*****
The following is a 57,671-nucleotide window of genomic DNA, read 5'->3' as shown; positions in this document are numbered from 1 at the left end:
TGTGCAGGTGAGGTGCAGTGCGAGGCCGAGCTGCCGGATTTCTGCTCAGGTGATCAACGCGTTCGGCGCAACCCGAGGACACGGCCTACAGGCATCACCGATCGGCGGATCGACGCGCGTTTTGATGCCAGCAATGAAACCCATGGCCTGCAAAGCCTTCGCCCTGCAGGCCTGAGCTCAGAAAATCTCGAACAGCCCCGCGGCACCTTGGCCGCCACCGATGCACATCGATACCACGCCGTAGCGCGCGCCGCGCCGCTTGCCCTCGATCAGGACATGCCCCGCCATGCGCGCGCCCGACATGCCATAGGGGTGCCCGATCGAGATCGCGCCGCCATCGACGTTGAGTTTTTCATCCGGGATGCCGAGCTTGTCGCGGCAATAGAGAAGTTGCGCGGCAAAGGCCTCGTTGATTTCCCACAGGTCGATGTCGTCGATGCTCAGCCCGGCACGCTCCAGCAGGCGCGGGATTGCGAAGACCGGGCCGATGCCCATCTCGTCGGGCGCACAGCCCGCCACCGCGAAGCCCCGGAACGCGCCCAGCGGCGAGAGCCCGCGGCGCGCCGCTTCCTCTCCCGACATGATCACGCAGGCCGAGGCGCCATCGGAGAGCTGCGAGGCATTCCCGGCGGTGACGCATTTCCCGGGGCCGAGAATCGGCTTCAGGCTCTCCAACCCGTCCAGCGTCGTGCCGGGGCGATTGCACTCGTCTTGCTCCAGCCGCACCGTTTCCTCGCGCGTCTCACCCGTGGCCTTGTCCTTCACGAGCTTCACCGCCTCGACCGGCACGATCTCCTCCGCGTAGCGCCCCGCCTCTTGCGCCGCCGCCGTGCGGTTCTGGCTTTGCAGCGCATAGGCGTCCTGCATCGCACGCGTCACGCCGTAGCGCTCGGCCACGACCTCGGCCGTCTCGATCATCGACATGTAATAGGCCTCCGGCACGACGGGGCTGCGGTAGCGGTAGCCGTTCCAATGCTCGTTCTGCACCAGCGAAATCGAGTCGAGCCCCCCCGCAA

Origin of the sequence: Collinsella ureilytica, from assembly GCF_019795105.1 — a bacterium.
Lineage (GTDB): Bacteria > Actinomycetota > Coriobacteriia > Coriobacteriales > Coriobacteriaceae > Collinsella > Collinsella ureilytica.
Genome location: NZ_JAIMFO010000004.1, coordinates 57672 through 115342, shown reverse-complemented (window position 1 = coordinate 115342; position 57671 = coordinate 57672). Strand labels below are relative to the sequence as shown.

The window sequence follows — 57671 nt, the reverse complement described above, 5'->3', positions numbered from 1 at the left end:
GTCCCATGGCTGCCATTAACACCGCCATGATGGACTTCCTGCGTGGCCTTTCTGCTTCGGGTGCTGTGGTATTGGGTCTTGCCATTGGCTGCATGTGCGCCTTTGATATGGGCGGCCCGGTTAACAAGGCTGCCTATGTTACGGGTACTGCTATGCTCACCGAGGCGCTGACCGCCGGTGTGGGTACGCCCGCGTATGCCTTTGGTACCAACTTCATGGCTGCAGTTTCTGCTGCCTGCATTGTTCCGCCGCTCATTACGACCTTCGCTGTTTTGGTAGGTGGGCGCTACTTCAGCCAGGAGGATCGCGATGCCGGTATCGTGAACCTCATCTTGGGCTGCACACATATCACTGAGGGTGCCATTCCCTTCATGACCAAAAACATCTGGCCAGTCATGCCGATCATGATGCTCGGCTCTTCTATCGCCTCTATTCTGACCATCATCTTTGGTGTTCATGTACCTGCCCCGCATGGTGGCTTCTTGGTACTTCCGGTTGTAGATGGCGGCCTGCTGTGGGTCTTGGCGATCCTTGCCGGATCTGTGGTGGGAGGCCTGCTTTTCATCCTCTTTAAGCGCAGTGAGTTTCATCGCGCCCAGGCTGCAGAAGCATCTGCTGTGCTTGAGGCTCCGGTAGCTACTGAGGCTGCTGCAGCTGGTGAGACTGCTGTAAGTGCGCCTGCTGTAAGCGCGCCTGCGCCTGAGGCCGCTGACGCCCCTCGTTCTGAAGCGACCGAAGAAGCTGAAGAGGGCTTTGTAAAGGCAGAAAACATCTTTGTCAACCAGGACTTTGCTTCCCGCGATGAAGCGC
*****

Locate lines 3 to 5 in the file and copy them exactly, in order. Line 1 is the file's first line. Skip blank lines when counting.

Origin of the sequence: Collinsella ureilytica, from assembly GCF_019795105.1 — a bacterium.
Lineage (GTDB): Bacteria > Actinomycetota > Coriobacteriia > Coriobacteriales > Coriobacteriaceae > Collinsella > Collinsella ureilytica.
Genome location: NZ_JAIMFO010000004.1, coordinates 57672 through 115342, shown reverse-complemented (window position 1 = coordinate 115342; position 57671 = coordinate 57672). Strand labels below are relative to the sequence as shown.